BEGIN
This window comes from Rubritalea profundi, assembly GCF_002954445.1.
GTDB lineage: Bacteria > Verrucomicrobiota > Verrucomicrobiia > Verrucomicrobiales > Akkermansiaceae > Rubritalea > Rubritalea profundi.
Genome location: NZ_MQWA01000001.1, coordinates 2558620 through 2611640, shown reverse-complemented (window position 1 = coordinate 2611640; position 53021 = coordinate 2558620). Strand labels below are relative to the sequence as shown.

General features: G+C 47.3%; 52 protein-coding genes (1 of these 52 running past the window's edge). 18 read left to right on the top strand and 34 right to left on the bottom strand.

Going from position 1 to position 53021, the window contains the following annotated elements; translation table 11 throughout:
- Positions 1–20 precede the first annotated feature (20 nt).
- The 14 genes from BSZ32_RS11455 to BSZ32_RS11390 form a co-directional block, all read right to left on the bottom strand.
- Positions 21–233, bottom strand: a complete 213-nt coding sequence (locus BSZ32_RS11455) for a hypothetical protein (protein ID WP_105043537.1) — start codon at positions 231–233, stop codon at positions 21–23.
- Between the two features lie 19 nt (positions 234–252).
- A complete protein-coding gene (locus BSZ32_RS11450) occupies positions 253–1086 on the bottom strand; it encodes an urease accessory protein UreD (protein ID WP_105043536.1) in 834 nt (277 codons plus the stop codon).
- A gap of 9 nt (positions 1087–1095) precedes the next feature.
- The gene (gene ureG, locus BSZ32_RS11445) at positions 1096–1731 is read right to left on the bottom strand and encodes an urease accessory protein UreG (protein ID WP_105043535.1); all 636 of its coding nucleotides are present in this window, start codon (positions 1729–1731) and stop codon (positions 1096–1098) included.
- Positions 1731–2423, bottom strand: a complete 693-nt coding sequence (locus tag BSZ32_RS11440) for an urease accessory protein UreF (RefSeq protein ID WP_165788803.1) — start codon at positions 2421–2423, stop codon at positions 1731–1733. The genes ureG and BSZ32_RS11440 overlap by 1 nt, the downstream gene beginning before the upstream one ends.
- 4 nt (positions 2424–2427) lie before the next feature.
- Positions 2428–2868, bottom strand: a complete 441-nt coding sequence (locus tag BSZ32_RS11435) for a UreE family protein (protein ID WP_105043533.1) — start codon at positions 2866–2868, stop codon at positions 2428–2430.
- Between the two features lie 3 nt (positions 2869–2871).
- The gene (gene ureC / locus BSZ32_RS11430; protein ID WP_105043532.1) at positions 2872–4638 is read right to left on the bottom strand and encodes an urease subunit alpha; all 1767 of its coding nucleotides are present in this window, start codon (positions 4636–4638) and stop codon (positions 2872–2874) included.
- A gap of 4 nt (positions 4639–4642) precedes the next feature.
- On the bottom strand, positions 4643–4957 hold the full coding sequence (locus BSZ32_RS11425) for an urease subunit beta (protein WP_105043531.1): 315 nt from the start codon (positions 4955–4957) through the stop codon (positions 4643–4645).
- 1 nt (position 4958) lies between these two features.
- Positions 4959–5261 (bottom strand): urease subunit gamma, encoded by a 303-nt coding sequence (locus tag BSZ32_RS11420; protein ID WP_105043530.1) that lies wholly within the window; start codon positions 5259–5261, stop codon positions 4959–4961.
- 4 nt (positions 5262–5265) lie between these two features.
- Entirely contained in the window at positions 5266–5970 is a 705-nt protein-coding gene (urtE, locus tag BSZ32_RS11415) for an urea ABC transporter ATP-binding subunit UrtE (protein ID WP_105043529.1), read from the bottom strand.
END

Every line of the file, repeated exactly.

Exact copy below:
This window comes from Rubritalea profundi, assembly GCF_002954445.1.
GTDB lineage: Bacteria > Verrucomicrobiota > Verrucomicrobiia > Verrucomicrobiales > Akkermansiaceae > Rubritalea > Rubritalea profundi.
Genome location: NZ_MQWA01000001.1, coordinates 2558620 through 2611640, shown reverse-complemented (window position 1 = coordinate 2611640; position 53021 = coordinate 2558620). Strand labels below are relative to the sequence as shown.

General features: G+C 47.3%; 52 protein-coding genes (1 of these 52 running past the window's edge). 18 read left to right on the top strand and 34 right to left on the bottom strand.

Going from position 1 to position 53021, the window contains the following annotated elements; translation table 11 throughout:
- Positions 1–20 precede the first annotated feature (20 nt).
- The 14 genes from BSZ32_RS11455 to BSZ32_RS11390 form a co-directional block, all read right to left on the bottom strand.
- Positions 21–233, bottom strand: a complete 213-nt coding sequence (locus BSZ32_RS11455) for a hypothetical protein (protein ID WP_105043537.1) — start codon at positions 231–233, stop codon at positions 21–23.
- Between the two features lie 19 nt (positions 234–252).
- A complete protein-coding gene (locus BSZ32_RS11450) occupies positions 253–1086 on the bottom strand; it encodes an urease accessory protein UreD (protein ID WP_105043536.1) in 834 nt (277 codons plus the stop codon).
- A gap of 9 nt (positions 1087–1095) precedes the next feature.
- The gene (gene ureG, locus BSZ32_RS11445) at positions 1096–1731 is read right to left on the bottom strand and encodes an urease accessory protein UreG (protein ID WP_105043535.1); all 636 of its coding nucleotides are present in this window, start codon (positions 1729–1731) and stop codon (positions 1096–1098) included.
- Positions 1731–2423, bottom strand: a complete 693-nt coding sequence (locus tag BSZ32_RS11440) for an urease accessory protein UreF (RefSeq protein ID WP_165788803.1) — start codon at positions 2421–2423, stop codon at positions 1731–1733. The genes ureG and BSZ32_RS11440 overlap by 1 nt, the downstream gene beginning before the upstream one ends.
- 4 nt (positions 2424–2427) lie before the next feature.
- Positions 2428–2868, bottom strand: a complete 441-nt coding sequence (locus tag BSZ32_RS11435) for a UreE family protein (protein ID WP_105043533.1) — start codon at positions 2866–2868, stop codon at positions 2428–2430.
- Between the two features lie 3 nt (positions 2869–2871).
- The gene (gene ureC / locus BSZ32_RS11430; protein ID WP_105043532.1) at positions 2872–4638 is read right to left on the bottom strand and encodes an urease subunit alpha; all 1767 of its coding nucleotides are present in this window, start codon (positions 4636–4638) and stop codon (positions 2872–2874) included.
- A gap of 4 nt (positions 4639–4642) precedes the next feature.
- On the bottom strand, positions 4643–4957 hold the full coding sequence (locus BSZ32_RS11425) for an urease subunit beta (protein WP_105043531.1): 315 nt from the start codon (positions 4955–4957) through the stop codon (positions 4643–4645).
- 1 nt (position 4958) lies between these two features.
- Positions 4959–5261 (bottom strand): urease subunit gamma, encoded by a 303-nt coding sequence (locus tag BSZ32_RS11420; protein ID WP_105043530.1) that lies wholly within the window; start codon positions 5259–5261, stop codon positions 4959–4961.
- 4 nt (positions 5262–5265) lie between these two features.
- Entirely contained in the window at positions 5266–5970 is a 705-nt protein-coding gene (urtE, locus tag BSZ32_RS11415) for an urea ABC transporter ATP-binding subunit UrtE (protein ID WP_105043529.1), read from the bottom strand.